Category: Sustaining Books

How to Write a Mystery: the Imaginary Writers' Room weighs in

How to Write a Mystery: the Imaginary Writers' Room weighs in
(Editor’s note: What follows is a re-posting of the same thing posted on June 1, in order to repair format glitches which happened then.) “We haven’t heard much from Margaret for a while,” said Agatha Christie. “Have ye investigated, Dame Agatha?” said Robert Burns. “I’ve seen her sitting around with a red book,” said Daphne... Read more »

Why go on writing about mystery-writing now?

Why go on writing about mystery-writing now?
The world is very different from the way it was just last week. The Russian invasion of Ukraine is being talked about as the largest military action in Europe since World War II. But my most recent post was part of my series on the book “How to Write a Mystery.” My next one will... Read more »

Did that book change, or did you?

Did that book change, or did you?
I’m taking up some time on my extra bus trips lately — and reminding myself not to go to bookstores, because there is enough to read — by carrying my bus books with me. All right, one of them is new (Watch this space!), but I am also working my way through a series I’ve... Read more »
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Is quiet the hardest self-care?

Is quiet the hardest self-care?
During Sunday’s loud, stormy night, I turned back to my pandemic-era Sustaining Book, “The *More or Less* Definitive Guide to Self-Care,” which has been the source of many other posts. I found what I needed last night: Quiet. Author Anna Borges describes background noise as “the default” in our lives. There are times lately I’ve... Read more »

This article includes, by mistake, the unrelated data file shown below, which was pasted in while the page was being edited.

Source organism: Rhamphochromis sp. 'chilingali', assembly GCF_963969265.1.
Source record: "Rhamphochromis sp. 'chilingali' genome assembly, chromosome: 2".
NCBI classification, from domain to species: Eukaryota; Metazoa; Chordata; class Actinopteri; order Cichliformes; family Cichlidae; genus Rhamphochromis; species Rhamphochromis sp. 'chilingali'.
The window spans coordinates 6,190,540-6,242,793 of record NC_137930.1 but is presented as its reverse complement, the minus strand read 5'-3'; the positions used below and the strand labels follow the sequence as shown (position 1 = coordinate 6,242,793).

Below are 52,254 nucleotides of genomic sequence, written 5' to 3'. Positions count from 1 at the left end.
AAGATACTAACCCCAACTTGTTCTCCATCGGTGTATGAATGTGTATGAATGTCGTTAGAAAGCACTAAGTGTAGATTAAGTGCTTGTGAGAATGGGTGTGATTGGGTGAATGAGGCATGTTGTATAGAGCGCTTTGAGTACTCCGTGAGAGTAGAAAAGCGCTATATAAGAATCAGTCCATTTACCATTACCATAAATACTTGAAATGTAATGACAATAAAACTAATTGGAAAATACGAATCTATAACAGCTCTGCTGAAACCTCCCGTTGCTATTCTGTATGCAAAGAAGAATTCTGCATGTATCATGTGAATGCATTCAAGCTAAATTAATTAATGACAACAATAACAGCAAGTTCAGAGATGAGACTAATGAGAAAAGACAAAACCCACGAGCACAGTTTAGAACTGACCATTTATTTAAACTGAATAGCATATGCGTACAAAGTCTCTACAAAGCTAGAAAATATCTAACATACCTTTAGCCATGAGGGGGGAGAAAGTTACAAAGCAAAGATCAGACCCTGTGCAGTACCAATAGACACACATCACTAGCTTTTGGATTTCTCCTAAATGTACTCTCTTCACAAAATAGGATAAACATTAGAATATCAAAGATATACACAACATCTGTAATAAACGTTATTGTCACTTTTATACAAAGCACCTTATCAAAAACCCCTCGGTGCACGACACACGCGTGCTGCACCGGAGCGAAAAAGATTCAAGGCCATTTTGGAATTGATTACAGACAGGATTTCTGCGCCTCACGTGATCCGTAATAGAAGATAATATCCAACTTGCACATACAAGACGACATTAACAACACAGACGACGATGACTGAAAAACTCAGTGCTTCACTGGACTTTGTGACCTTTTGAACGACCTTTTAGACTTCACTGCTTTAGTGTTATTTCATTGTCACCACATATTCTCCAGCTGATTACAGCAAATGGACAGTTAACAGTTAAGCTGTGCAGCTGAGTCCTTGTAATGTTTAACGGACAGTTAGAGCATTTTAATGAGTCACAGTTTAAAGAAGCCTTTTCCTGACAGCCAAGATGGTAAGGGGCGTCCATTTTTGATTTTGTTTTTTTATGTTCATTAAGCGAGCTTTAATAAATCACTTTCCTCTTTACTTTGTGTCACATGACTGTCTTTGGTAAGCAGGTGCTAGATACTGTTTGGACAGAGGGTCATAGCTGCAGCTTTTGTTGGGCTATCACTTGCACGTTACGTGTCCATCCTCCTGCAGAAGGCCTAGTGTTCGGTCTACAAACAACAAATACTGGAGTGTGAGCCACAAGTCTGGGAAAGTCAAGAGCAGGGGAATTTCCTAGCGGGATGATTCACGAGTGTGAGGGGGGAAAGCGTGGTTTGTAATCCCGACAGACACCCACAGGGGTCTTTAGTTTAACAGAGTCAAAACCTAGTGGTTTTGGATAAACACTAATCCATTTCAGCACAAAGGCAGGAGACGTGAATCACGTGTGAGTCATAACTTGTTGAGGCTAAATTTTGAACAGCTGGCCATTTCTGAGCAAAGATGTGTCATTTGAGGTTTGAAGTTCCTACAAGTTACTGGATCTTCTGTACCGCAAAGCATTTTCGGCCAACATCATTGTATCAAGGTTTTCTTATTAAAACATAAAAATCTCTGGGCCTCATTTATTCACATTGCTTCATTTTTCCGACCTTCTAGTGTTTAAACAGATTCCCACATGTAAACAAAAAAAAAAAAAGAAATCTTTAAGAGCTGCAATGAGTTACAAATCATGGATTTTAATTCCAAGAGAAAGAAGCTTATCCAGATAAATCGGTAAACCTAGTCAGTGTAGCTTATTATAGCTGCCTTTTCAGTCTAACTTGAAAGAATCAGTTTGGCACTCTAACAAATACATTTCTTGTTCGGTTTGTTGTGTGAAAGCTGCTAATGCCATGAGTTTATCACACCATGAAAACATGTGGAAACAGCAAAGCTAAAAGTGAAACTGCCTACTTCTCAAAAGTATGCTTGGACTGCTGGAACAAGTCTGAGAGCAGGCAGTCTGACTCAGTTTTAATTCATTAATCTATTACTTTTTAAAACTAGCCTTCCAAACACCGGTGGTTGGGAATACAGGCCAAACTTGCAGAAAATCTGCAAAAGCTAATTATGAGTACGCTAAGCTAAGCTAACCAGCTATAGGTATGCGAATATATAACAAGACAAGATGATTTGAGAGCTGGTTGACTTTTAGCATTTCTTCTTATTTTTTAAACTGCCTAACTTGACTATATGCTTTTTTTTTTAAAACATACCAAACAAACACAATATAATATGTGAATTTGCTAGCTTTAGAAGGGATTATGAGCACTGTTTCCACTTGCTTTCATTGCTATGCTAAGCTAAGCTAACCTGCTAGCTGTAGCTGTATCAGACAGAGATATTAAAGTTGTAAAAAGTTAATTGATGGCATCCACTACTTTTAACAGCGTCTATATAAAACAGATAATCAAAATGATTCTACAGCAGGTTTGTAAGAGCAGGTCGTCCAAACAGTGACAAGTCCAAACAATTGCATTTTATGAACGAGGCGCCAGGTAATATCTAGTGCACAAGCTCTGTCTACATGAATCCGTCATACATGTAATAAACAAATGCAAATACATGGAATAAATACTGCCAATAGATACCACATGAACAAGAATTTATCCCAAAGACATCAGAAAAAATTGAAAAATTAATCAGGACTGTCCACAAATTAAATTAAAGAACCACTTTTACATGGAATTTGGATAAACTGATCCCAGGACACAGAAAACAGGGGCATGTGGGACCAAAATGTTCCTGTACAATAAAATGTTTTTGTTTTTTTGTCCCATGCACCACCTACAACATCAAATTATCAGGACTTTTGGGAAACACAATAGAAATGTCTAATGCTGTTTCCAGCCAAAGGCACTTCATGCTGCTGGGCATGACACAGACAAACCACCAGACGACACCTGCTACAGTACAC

'Teller of Tales' and the Imaginary Writers' Room on Conan Doyle's birthday

'Teller of Tales' and the Imaginary Writers' Room on Conan Doyle's birthday
I knew I’d cause a sensation when I walked into the Imaginary Writers’ Room in my mind yesterday. I was holding one of my favorite biographies, “Teller of Tales: The Life of Arthur Conan Doyle,” by Daniel Stashower (New York, 1999: Henry Holt and Company). Robert Louis Stevenson saw the gold letters on the back... Read more »

The exception doesn't prove the rule -- it disproves it

The exception doesn't prove the rule -- it disproves it
If I hear “the exception that proves the rule” one more time, I just might scream, so I decided to write this instead. I still remember the time when my dad asked me about that expression and what Sir Arthur Conan Doyle may have written about it in a Sherlock Holmes story. (Thanks and kudos... Read more »
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What characters are in your imagination?

What characters are in your imagination?
I’ve been leaving my window blinds slightly open for the past few nights. Closing them completely keeps the coldest of the air from getting through any gaps in my window, gaps which seem molecular at times these days. But the cold air is a slight relief as my over-excited radiator keeps chugging along over 80... Read more »

The last problem of the year: Diary Hunt!

The last problem of the year: Diary Hunt!
Christmas 1974 was a momentous day on my path to becoming a writer. My parents gave me a 1975 Peanuts “Day By Day” book — a cartoon by Charles M. Schulz, a funny caption, and space to write about the day. I suppose that the paperback book might have been used as a planner, but... Read more »

Some 'major' advice from Edwin Newman

Some 'major' advice from Edwin Newman
I’ve kept reading “A Civil Tongue” by Edwin Newman since writing previous posts about it. The only thing slowing me down from its funny and eloquent style is that it’s like rich food — if I read it all in one big clump, other things will seem poorer by comparison. One section I enjoy returning... Read more »
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Edwin Newman on 'the hopefully disease'

Edwin Newman on 'the hopefully disease'
In his lively book about the English language, “A Civil Tongue,” former newsman Edwin Newman describes what he called “the hopefully disease.” Since the book’s publication in 1975, the word “hopefully” has continued to be misused so badly that I have been feeling rather lonely in supporting its proper use — to my way of... Read more »